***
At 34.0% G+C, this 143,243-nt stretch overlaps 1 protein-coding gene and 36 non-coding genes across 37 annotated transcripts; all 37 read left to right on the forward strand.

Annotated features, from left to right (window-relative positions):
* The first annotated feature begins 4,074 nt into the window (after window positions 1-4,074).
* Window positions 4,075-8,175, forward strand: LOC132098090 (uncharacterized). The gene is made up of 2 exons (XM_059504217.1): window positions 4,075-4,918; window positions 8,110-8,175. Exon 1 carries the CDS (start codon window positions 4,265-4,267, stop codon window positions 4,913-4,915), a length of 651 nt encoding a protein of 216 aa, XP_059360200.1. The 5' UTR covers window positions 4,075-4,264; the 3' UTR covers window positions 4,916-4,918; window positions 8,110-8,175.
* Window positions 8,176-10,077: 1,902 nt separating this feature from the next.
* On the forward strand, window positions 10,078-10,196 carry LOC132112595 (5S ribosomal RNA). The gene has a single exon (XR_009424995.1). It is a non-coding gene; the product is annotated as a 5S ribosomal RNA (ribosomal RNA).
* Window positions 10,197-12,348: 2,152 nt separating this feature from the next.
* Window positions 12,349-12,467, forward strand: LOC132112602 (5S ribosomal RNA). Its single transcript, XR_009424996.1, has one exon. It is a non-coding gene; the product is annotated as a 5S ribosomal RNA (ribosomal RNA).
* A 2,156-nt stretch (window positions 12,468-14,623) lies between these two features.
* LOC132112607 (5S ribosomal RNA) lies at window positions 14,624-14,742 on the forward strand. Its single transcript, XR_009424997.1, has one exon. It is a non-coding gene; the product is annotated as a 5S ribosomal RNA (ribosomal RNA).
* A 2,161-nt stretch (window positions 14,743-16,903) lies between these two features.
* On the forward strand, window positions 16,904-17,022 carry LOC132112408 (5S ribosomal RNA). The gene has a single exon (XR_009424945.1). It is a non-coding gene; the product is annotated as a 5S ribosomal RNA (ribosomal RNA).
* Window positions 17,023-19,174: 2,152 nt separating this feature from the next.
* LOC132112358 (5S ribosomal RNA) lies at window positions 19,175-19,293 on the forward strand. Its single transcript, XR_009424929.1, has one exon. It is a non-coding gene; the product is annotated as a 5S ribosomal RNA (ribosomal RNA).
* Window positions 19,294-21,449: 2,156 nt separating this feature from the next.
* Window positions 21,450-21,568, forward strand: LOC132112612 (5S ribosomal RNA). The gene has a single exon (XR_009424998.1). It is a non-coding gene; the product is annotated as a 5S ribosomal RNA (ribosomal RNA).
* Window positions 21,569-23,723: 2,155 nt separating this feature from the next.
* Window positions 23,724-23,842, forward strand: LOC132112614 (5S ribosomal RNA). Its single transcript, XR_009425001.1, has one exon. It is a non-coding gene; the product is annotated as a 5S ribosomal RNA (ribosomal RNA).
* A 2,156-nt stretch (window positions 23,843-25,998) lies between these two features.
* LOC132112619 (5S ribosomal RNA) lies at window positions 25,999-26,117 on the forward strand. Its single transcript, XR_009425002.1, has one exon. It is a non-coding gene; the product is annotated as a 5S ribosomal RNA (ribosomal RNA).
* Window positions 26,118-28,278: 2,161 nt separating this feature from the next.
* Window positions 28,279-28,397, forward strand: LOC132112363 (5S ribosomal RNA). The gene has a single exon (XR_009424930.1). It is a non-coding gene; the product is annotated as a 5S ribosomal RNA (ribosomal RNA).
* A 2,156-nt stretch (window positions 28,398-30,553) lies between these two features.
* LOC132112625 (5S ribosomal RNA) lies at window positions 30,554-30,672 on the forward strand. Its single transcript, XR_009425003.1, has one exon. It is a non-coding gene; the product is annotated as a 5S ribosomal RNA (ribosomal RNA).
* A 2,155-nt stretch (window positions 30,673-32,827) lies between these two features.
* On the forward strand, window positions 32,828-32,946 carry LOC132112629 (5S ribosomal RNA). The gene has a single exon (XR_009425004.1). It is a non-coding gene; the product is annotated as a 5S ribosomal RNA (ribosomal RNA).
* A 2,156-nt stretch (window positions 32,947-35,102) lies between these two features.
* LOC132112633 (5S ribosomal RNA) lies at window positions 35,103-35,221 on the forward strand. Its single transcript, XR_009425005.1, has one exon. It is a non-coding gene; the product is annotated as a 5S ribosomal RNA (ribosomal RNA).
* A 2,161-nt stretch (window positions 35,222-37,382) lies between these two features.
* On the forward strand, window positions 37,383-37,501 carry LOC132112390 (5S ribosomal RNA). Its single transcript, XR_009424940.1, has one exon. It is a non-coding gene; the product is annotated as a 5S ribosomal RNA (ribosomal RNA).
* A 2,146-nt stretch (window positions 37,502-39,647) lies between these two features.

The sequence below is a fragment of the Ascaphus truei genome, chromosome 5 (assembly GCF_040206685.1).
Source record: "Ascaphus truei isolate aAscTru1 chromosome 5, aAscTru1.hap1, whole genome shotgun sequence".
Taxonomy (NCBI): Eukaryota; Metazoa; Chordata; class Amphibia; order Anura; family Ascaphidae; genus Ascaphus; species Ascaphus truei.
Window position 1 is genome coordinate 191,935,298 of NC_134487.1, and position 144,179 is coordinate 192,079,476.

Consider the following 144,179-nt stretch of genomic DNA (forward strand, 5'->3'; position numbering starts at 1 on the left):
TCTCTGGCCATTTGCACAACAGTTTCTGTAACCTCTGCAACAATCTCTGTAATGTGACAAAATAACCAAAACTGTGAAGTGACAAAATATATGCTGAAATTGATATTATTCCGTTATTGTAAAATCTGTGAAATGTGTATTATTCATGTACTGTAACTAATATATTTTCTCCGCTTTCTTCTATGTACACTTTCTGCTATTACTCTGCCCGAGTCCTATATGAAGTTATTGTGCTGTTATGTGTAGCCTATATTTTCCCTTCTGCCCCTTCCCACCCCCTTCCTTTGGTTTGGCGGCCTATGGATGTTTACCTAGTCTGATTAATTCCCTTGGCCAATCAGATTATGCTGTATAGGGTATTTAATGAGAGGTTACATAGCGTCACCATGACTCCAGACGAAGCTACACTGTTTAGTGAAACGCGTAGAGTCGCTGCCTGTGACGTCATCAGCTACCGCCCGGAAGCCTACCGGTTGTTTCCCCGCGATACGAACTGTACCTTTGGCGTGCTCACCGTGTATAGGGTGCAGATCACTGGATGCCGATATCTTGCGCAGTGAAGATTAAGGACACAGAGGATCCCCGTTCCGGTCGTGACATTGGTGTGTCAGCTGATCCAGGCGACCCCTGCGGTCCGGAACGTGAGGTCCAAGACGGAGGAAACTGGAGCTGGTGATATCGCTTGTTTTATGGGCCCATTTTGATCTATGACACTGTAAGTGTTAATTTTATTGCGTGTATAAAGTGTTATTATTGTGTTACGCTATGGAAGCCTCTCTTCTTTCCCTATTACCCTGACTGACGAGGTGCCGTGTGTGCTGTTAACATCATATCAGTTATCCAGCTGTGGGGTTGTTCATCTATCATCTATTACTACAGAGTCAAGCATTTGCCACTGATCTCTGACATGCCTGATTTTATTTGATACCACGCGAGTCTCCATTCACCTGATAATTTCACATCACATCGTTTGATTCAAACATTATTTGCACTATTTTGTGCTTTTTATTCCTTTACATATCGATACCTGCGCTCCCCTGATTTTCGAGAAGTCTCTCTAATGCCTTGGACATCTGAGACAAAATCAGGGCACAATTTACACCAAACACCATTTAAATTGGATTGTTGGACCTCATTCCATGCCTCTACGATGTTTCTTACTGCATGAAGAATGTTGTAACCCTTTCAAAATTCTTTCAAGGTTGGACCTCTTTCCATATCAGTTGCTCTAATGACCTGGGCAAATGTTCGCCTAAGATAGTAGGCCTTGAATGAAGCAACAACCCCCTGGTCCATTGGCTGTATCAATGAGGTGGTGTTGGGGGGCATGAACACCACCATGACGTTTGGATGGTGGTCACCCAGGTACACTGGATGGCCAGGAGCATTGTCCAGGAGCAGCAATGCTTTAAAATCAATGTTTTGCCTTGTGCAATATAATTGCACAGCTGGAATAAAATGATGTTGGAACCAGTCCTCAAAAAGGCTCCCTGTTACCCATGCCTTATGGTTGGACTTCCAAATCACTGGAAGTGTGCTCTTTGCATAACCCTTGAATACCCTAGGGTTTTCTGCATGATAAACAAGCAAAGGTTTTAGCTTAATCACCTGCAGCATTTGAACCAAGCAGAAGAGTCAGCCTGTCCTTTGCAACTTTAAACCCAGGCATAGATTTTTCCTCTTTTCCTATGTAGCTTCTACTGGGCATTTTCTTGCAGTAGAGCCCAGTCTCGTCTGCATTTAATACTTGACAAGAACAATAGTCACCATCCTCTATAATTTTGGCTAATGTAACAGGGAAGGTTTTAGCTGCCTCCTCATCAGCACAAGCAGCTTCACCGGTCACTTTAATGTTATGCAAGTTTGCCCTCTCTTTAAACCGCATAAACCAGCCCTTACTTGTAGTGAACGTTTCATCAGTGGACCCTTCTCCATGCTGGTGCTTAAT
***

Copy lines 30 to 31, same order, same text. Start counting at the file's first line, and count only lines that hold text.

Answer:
* On the forward strand, window positions 37,383-37,501 carry LOC132112390 (5S ribosomal RNA). Its single transcript, XR_009424940.1, has one exon. It is a non-coding gene; the product is annotated as a 5S ribosomal RNA (ribosomal RNA).
* A 2,146-nt stretch (window positions 37,502-39,647) lies between these two features.